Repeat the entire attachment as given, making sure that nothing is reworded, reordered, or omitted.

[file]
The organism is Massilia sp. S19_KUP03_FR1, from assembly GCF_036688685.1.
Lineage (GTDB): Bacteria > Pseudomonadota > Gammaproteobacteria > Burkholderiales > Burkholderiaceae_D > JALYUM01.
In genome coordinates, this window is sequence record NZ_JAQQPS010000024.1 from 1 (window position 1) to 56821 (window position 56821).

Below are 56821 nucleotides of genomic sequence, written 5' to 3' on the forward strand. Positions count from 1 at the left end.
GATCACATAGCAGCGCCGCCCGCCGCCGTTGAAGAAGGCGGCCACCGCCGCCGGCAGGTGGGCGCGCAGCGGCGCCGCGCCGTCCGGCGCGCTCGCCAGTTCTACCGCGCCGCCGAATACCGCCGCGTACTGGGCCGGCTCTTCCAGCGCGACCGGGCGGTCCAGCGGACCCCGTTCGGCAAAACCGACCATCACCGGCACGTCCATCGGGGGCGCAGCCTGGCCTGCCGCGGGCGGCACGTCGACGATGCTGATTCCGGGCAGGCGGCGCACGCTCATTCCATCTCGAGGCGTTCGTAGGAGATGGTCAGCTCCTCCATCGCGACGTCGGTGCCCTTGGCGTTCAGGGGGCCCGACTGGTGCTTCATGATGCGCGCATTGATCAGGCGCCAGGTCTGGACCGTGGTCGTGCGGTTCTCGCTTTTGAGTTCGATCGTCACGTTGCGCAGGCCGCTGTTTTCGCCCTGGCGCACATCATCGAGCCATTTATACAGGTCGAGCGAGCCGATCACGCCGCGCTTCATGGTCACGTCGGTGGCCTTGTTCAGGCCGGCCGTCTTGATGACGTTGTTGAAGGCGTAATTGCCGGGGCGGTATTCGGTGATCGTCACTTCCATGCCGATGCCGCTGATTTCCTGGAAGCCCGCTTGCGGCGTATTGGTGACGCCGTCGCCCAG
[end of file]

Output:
The organism is Massilia sp. S19_KUP03_FR1, from assembly GCF_036688685.1.
Lineage (GTDB): Bacteria > Pseudomonadota > Gammaproteobacteria > Burkholderiales > Burkholderiaceae_D > JALYUM01.
In genome coordinates, this window is sequence record NZ_JAQQPS010000024.1 from 1 (window position 1) to 56821 (window position 56821).

Below are 56821 nucleotides of genomic sequence, written 5' to 3' on the forward strand. Positions count from 1 at the left end.
GATCACATAGCAGCGCCGCCCGCCGCCGTTGAAGAAGGCGGCCACCGCCGCCGGCAGGTGGGCGCGCAGCGGCGCCGCGCCGTCCGGCGCGCTCGCCAGTTCTACCGCGCCGCCGAATACCGCCGCGTACTGGGCCGGCTCTTCCAGCGCGACCGGGCGGTCCAGCGGACCCCGTTCGGCAAAACCGACCATCACCGGCACGTCCATCGGGGGCGCAGCCTGGCCTGCCGCGGGCGGCACGTCGACGATGCTGATTCCGGGCAGGCGGCGCACGCTCATTCCATCTCGAGGCGTTCGTAGGAGATGGTCAGCTCCTCCATCGCGACGTCGGTGCCCTTGGCGTTCAGGGGGCCCGACTGGTGCTTCATGATGCGCGCATTGATCAGGCGCCAGGTCTGGACCGTGGTCGTGCGGTTCTCGCTTTTGAGTTCGATCGTCACGTTGCGCAGGCCGCTGTTTTCGCCCTGGCGCACATCATCGAGCCATTTATACAGGTCGAGCGAGCCGATCACGCCGCGCTTCATGGTCACGTCGGTGGCCTTGTTCAGGCCGGCCGTCTTGATGACGTTGTTGAAGGCGTAATTGCCGGGGCGGTATTCGGTGATCGTCACTTCCATGCCGATGCCGCTGATTTCCTGGAAGCCCGCTTGCGGCGTATTGGTGACGCCGTCGCCCAG